Nurses in Birmingham are taking part in a trial scheme aimed at improving hospital care for patients with hearing difficulties.
The charity Action on Hearing loss is working with the Heart of England Foundation Trust on the pilot, which will look at how hearing checks on admission and better recording of information about hearing loss could help improve care and avoid problems.
New efforts to identify hearing loss and understand patients’ needs could help prevent communication problems between staff, mislaid or unused hearing aids, and even misdiagnosis in extreme cases, say the project’s organisers.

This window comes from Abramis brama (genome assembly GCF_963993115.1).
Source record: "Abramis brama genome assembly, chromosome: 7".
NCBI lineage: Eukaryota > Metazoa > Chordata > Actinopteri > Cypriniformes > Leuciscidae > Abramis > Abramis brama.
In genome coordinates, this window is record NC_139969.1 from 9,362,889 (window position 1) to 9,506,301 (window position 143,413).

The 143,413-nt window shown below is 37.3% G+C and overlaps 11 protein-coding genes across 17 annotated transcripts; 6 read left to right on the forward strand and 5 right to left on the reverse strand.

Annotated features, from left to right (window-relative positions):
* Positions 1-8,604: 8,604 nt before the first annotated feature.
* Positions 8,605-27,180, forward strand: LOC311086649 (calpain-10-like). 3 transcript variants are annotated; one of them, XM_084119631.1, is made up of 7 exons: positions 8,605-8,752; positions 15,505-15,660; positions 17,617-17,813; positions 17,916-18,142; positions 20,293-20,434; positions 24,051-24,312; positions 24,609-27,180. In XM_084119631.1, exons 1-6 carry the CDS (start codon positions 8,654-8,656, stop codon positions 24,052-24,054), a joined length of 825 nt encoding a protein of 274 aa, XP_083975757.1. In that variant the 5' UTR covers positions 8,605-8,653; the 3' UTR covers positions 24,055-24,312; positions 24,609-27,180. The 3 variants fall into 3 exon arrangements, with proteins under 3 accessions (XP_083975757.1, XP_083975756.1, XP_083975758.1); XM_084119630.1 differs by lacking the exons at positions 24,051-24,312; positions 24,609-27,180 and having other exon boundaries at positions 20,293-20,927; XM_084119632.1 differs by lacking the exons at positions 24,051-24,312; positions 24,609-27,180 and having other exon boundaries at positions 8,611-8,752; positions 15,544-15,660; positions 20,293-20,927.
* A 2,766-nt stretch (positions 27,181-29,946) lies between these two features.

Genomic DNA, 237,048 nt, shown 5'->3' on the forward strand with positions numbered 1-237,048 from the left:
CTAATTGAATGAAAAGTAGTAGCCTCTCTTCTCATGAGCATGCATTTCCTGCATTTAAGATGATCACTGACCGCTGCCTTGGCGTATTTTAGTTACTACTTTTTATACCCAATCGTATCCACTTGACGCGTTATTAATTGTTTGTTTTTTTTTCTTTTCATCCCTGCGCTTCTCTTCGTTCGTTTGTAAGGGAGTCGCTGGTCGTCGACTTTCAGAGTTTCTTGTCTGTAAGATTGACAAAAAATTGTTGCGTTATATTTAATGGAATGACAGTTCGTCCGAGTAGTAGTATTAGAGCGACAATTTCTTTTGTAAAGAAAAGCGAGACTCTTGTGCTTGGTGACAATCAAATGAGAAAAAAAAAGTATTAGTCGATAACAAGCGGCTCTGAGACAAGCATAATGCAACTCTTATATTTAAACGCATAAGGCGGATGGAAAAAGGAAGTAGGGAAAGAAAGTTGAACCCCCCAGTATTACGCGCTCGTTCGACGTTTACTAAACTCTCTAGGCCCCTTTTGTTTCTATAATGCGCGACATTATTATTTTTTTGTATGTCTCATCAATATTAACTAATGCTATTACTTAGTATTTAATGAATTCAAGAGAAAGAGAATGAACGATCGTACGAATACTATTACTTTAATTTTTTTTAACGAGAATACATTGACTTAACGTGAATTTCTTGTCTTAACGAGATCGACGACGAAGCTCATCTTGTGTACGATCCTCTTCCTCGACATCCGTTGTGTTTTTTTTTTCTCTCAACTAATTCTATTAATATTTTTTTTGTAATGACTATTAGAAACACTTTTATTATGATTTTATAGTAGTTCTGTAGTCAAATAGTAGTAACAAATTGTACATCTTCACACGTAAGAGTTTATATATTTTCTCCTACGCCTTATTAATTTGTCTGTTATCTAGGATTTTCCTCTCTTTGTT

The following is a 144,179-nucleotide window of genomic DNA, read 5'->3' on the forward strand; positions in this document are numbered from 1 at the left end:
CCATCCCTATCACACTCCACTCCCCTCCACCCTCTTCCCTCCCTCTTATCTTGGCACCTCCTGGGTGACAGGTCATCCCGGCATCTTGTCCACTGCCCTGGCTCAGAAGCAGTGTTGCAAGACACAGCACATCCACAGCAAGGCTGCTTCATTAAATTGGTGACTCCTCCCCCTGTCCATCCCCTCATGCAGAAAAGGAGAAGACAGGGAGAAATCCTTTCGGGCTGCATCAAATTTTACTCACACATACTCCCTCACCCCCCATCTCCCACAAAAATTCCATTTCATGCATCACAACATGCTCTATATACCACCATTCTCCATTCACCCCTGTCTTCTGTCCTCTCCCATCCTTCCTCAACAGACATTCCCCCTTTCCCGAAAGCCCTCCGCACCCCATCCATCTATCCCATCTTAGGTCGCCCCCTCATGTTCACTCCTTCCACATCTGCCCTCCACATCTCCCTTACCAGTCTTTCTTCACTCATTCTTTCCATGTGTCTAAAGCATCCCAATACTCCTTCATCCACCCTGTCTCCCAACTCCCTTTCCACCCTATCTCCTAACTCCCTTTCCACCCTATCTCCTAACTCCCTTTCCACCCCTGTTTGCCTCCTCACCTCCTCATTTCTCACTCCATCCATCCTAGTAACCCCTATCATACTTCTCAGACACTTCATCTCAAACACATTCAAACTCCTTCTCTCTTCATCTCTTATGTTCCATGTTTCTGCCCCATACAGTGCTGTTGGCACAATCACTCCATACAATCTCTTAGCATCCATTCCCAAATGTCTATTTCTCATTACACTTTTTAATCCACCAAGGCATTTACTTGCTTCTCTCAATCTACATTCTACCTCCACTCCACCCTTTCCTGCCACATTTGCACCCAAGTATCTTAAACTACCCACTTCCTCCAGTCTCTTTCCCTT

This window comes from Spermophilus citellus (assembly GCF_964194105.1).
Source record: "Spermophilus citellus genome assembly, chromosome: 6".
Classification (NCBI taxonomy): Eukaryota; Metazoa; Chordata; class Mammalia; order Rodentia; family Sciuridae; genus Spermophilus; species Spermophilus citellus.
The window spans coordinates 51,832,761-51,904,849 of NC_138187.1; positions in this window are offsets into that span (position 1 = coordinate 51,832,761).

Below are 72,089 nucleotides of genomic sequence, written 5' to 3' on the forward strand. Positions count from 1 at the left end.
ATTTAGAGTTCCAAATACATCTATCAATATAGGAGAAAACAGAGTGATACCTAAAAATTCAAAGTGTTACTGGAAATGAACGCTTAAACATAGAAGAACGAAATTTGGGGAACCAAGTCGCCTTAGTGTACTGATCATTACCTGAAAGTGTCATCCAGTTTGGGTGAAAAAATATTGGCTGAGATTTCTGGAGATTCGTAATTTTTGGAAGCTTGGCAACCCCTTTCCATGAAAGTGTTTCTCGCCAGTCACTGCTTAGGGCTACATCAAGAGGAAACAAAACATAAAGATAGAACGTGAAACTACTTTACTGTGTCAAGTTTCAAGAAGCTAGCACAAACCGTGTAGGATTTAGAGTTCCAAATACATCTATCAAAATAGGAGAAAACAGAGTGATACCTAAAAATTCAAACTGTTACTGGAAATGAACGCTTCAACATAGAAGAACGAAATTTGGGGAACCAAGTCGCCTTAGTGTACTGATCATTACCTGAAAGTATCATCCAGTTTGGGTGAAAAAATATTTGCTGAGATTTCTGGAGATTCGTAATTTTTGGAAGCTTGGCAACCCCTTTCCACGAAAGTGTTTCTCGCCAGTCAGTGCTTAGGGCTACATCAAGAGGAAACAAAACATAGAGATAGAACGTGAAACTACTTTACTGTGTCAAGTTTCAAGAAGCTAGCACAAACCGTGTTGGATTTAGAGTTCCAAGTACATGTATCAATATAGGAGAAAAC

Findings from the scheme, which is taking part at Heartlands Hospital and is due to finish in March 2014, will be used to shape national guidance on nursing care for people with hearing loss.
Pilot project manager Emma Kiteley, from Action on Hearing Loss, said: “Our ground-breaking project in Birmingham will identify key points in a patient’s hospital experience when it is essential that information about their hearing loss is recorded and, crucially, acted upon to ensure that they are able to communicate most effectively and receive the best possible care.”
Mary Bruce, clinical nurse educator for elderly care at Heart of England, said the scheme would also help raise awareness of “the far-reaching impact hearing loss has on so many of our patients”.
The pilot is being funded by the Department of Health’s Innovation, Excellence and Strategic Development fund.